–    A pinch of black pepper (to activate the turmeric anti-inflammatory properties )
–    Ground cinnamon (for serving)

–    Optional :  a teaspoon of raw honey

PS : If you drink the above in the evening, before going to sleep,  it is best not to add the ginger which can be too stimulating.

Preparation
–    Whisk the milk, with the above ingredients in a small saucepan; bring to a low boil.
–    Reduce heat and simmer for about 5 minutes, stirring frequently.
–    Strain through a fine-mesh sieve into mugs and top with a dash of cinnamon.

Optional  : to add a  bit of sweetness, when a drinkable temperature is reached, add 1 teaspoon of honey (raw preferably)

You can froth the above preparation to  give it a ‘cappuccino’ like effect.
Quickly done and so delicious ! Enjoy.

RELAXATION AS THE ANTIDOTE…

When the days become shorter and colder, our body tells us to slow down, go to bed earlier, make our lifestyle a bit more nurturing. However, as the holiday season approaches, I find that life often gets busier and more frantic…
According to Ayurveda, autumn is the Vata Dosha season. What does this mean?  Vata literally means “wind”-a mix of air and Ether/space; Dosha means that which tends to go out of balance. The signs of excess Vata are anxiety, fear, spaciness and exhaustion. There are a number of things we can do to reduce Vata, and feel more grounded and nurtured:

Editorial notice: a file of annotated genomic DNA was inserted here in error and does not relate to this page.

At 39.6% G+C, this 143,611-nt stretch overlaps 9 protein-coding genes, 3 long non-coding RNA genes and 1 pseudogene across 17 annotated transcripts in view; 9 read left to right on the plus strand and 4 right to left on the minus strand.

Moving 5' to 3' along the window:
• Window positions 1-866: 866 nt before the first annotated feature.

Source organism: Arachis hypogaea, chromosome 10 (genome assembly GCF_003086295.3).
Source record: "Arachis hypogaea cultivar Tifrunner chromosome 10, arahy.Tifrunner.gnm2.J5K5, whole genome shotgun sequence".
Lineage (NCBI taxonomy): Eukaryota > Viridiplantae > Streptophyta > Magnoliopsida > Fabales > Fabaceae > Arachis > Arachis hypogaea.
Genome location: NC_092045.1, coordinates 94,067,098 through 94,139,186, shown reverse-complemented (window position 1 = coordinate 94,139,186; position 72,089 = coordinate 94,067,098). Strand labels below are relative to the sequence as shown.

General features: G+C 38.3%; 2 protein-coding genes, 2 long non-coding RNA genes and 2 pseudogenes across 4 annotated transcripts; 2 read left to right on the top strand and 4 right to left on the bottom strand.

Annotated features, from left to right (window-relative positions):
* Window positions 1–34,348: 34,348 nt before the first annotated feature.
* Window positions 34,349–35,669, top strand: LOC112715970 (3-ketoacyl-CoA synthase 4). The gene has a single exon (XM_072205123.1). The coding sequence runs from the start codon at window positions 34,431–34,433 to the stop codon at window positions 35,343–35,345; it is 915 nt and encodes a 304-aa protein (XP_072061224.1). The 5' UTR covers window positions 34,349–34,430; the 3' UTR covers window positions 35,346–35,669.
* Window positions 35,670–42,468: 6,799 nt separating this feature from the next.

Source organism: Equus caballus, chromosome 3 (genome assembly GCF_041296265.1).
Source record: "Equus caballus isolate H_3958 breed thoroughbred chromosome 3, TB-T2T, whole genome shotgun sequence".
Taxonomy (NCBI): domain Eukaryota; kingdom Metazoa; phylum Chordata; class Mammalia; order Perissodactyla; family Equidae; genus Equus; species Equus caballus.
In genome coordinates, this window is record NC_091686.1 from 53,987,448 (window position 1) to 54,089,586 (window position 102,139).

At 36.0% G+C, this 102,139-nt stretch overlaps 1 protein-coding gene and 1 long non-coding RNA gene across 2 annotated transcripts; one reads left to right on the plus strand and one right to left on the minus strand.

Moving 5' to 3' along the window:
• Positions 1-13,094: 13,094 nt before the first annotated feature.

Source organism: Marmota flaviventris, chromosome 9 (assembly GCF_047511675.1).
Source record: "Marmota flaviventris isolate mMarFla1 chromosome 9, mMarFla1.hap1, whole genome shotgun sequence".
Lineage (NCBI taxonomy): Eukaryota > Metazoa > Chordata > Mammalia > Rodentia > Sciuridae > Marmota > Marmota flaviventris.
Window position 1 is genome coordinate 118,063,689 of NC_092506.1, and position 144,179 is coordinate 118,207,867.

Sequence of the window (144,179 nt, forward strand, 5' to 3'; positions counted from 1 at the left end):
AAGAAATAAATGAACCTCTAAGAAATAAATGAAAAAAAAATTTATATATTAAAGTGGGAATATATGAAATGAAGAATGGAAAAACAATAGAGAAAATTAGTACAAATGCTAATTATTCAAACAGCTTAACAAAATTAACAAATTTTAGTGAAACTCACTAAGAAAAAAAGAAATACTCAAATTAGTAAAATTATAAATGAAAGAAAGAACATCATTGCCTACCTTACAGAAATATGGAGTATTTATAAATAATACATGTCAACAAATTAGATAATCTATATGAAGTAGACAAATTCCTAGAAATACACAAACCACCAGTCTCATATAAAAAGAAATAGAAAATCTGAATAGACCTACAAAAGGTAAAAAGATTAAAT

First of all, look after our diet and eat warm, grounding food with plenty of root vegetables (take a look at my Hearty beetroot and bramley apple soup recipe).
Second, look after your joints by massaging the body with warm organic, untoasted sesame oil, before having a shower or a bath.  It gives a warm nurturing feeling and instant wellbeing.
Finally, and most importantly, slow down your practice: even if you are keen on Yang types of activities or yoga which requires stamina and muscle power (power yoga, hot yoga, vinyasa yoga etc.), it is important to allow time for more Yin (gentle, calming) practices such as Restorative Yoga, Yoga Nidra (deep relaxation with a slight trace of awareness), Pranayama and Meditation.